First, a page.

In these waning Autumn months with a bleak and record breaking Winter supposedly on the horizon, and the last dregs of the year’s music slowly dribbling away, it’s nice to have something warm and cozy to pass these darkening days with: enter meadow:watt. Kiln have, I assume, been making the same vein of gauzy, bleary IDM inspired Ambient music for the past 15 years; after all, this latest release sounds very similar to the tones they established in 2004’s Sunbox and I have it on good authority that it also sounds close to their previous album of 6 years ago Dusker. Nothing wrong with that of course, fans of Kiln’s sound I’m sure will be thrilled to hear they remain unchanged and Ghostly is holding onto the tatters of its old roster.
“Roil” opens this 52 minute affair with little pomp; carefully placed flutters of electronica zip through the mix whilst rolling synths form the intrinsic core of the piece. There isn’t much to say in regards to the melody, it’s relatively sedentary, cruising in and out of focus, slipping through the cracks before becoming coherent again. It’s a gently rolling piece that isn’t interested in moving from A to B, it’s kind of content to just brush the edges and walk around in circles, slowly picking up the pace as it does so. “Pinemartin” unfolds with a little more grace than the chirpy, glitchy intro piece; the tempo is calmed and soft flutes call out like birdsong in this surprisingly organic track. There’s an intimacy in the music as the acoustic guitars croon groovily a little later in the maturing daylight of the track; it has the same closeness and height and hidden depths of a forest.
“Star.field” strips away the scale and scope of the previous tracks and tightens down on a more sparse electronic landscape. Its minimalistic bass grinds segue into gradually enveloping percussive knocks and shimmies but it’s one of the weaker tracks of the album for me. It’s a bit too thin, and the paucity of its evolution is a deal breaker for me. Ok, the closing minute does bring in some really beautiful drone swarms floating round our heads but that’s about it. Juxtapose this with perhaps one of the finer tracks of this album, “Willowbrux”, and you’ve got some redemption I suppose. Heavily processed guitar strokes and ethereal synth drones float lazily through the air before kicking up a bit of a groove and getting the show on the road again. Those echoic drums and the delicate piano sided with deliberately flat and strongly electronic wobbles make this a Yin vs Yang battle and it’s fucking luxurious as it peaks and troughs gradually, effortlessly. It’s a lazy day in the garden, fighting the guilty urge to go do some work or revision.
We shift gears once more as we return to the itchy, insatiable syncopated electronica of “KopperKosmo”. Like all its predecessors it has its initial cruise stage where it slowly builds its textural complexity up, hits a trough somewhere just beyond the middle of the piece where melodies are stripped back to the bare bones for 30 seconds and then it takes off again in the final phase as it piles the tape looped glitches and beats on top of one another in this red shifting smear before its very fabric becomes undone and it reverses, pulling itself apart and slowing to a dreamy, blurry finish. “Moth and Moon” has a very sensual, twilight by the sea kind of atmosphere going on in its kitsch, infrequent processed violins, crackling record player backdrop and warped, reverbed guitar. It’s the slow sway of the dune grass on a warm night, the crackling noise the gritty sand beneath your fingers and the delicate instrumentation the warm air and softly lapping waves.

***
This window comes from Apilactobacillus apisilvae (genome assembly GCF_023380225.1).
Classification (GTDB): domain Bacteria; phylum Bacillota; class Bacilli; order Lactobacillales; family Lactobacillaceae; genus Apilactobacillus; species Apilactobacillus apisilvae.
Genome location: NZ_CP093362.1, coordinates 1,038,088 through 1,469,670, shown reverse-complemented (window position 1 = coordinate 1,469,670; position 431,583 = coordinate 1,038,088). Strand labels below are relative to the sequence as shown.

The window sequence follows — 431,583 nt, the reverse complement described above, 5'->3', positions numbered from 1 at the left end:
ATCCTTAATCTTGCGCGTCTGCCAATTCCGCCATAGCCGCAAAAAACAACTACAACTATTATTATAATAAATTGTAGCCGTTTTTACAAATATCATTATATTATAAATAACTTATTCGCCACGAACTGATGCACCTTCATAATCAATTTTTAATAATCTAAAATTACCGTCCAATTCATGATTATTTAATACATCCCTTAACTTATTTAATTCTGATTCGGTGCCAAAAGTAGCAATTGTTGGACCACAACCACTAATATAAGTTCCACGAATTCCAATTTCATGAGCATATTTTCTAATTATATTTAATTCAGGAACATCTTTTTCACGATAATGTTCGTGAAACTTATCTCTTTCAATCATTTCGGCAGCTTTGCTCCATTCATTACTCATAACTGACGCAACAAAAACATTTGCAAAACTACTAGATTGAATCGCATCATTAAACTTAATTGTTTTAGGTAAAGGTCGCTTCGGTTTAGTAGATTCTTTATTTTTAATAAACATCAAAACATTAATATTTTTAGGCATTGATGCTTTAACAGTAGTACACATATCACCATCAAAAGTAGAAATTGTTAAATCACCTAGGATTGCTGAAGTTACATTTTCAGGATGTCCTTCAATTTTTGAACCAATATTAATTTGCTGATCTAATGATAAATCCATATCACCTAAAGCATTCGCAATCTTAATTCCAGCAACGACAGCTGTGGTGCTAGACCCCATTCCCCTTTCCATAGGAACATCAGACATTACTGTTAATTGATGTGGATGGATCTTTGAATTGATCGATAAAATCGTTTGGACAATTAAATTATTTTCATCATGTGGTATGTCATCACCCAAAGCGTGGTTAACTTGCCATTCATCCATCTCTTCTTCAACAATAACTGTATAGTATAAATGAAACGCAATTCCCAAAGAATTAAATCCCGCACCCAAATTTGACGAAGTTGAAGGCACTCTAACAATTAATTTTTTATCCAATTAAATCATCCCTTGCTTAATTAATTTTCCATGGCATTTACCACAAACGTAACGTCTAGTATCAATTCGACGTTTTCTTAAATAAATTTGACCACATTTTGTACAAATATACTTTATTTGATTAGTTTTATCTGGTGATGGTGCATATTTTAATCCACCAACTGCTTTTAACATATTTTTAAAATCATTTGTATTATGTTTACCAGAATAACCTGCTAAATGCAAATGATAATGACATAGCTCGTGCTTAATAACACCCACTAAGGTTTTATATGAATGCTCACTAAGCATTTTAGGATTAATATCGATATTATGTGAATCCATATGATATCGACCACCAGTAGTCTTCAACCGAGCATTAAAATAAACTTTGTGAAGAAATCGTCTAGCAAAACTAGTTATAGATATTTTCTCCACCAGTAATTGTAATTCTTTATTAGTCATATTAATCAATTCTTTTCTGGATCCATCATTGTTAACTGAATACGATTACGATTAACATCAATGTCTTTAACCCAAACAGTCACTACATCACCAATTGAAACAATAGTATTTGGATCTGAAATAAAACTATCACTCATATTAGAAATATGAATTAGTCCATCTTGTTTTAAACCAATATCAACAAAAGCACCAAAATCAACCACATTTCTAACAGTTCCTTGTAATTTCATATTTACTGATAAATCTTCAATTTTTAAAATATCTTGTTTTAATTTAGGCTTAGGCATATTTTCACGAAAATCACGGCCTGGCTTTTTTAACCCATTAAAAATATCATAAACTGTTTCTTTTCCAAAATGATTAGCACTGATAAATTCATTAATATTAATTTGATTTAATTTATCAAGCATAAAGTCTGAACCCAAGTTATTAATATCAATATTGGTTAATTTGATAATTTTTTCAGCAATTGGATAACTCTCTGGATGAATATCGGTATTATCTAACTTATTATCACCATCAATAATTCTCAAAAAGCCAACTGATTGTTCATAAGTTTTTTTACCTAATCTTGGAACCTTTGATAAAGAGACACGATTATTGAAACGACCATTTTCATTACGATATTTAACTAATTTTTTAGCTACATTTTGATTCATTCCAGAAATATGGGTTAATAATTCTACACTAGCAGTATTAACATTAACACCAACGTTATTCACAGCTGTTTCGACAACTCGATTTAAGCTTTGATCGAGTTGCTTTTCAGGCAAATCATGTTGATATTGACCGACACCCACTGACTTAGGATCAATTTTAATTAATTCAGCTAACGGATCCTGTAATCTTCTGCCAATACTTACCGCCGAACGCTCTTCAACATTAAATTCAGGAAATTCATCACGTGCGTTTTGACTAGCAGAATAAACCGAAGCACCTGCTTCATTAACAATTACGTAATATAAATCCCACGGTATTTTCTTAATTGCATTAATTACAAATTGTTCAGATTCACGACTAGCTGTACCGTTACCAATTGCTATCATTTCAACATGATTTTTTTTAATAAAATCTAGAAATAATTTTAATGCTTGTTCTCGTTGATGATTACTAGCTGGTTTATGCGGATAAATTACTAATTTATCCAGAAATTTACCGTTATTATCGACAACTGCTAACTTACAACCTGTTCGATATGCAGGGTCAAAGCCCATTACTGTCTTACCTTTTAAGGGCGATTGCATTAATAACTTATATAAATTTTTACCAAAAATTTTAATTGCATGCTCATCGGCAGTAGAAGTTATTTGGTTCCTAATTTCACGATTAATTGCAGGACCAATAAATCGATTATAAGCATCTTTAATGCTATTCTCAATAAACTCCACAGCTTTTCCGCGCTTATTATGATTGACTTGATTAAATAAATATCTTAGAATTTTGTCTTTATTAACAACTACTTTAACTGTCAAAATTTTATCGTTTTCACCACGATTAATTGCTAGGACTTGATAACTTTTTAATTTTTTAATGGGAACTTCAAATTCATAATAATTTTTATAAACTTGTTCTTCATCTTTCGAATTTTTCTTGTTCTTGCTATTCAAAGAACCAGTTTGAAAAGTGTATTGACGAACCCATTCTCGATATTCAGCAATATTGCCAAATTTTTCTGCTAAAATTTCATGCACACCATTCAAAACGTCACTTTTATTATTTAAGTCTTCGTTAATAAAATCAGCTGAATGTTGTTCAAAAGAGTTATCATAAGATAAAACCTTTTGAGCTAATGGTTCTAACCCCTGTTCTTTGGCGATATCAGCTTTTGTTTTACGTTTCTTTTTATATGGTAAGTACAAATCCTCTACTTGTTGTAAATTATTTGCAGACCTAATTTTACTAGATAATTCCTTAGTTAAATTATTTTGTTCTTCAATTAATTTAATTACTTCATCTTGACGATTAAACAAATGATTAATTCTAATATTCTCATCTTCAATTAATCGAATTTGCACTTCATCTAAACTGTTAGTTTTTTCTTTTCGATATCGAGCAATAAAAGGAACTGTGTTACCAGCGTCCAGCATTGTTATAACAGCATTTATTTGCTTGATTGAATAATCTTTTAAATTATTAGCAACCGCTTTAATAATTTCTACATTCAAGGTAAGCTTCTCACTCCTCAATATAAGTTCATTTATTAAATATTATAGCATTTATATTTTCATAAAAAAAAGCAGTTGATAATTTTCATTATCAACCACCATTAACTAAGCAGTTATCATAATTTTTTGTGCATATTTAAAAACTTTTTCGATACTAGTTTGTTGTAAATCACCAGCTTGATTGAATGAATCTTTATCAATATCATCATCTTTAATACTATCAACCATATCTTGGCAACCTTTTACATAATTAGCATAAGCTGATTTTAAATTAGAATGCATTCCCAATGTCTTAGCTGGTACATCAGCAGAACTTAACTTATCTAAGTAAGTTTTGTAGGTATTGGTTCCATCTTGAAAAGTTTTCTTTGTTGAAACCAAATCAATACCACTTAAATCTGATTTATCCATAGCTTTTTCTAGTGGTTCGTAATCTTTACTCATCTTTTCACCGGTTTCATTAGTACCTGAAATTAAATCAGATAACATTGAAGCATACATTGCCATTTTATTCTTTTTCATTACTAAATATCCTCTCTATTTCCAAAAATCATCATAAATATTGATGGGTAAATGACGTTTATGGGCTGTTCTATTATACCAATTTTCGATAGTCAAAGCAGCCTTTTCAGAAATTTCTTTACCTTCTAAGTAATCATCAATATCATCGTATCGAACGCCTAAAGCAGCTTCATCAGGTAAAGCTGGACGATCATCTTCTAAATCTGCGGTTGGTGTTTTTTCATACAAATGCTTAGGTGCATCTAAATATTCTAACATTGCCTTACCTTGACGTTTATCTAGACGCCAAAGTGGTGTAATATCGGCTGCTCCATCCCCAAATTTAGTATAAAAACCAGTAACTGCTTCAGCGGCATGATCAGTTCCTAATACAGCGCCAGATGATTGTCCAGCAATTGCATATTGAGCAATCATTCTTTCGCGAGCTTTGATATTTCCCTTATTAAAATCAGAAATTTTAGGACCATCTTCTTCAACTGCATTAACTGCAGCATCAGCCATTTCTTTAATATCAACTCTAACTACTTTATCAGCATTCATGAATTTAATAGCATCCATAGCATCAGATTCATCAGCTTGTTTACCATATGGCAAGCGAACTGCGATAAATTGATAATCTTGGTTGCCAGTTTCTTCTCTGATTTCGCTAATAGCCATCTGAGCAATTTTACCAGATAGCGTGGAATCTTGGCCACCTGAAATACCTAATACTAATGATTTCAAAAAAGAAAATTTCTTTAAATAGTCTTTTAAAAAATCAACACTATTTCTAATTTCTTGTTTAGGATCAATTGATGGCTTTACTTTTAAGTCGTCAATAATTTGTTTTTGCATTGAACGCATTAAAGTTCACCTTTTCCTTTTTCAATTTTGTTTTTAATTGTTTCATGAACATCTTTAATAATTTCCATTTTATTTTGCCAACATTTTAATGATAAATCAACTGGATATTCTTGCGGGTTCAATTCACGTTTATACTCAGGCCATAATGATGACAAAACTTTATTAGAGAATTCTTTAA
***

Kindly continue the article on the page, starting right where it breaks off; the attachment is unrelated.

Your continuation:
“Jux” is a nice, light and more importantly short movement into the last two tracks of the album; at a mere 3:32 it clocks in at around half the time of the average track here and it’s a welcome interlude. Jovial, distorted synth riffs dominate the skyline in this one, bouncing along merrily, full of life and spirit after our sojourn last night, and it moves pretty much perfectly into my favourite track “Acre”. All that pent up excitement and eager energy is unraveled as we return to the garden or perhaps even fields, given how spacious and bold it sounds. Flangers wobble our simple melody cheekily, little skips in the step, whilst a nice, flat, unobtrusive drum beat keeps the whole thing ticking over. But much like a child it begins to lose some of its strength and becomes a little calmer and dominated by guitar drones in the latter half, although there’s a cheeky buried riff still eager and enthusiastic under it all.
“Boro” is finally here to see us out, and with it brings a strikingly simple but repetitive melody filled with harmonious flute notes singing out amidst churning percussion and distal merry-go-round synths. It’s that beautifully nostalgic final track that takes a sweeping glance back at the day or the week or the timespan of our little holiday, that moment of peace we have as we travel home and get to contemplate those great, new, fresh memories we’ve just made, cementing them for future reference. And then it fades away, our perfect break over until the next time. It really is a welcome album to have this time of year, a nice warm and cosy album to get you thinking of all those exciting and memorable moments just around the corner, or remembering those of this year now waning. I like this a lot, a real late-in-the-year contender; it just tickles all those IDM and old-Ghostly sensibilities I have with its mesmerising simplicity.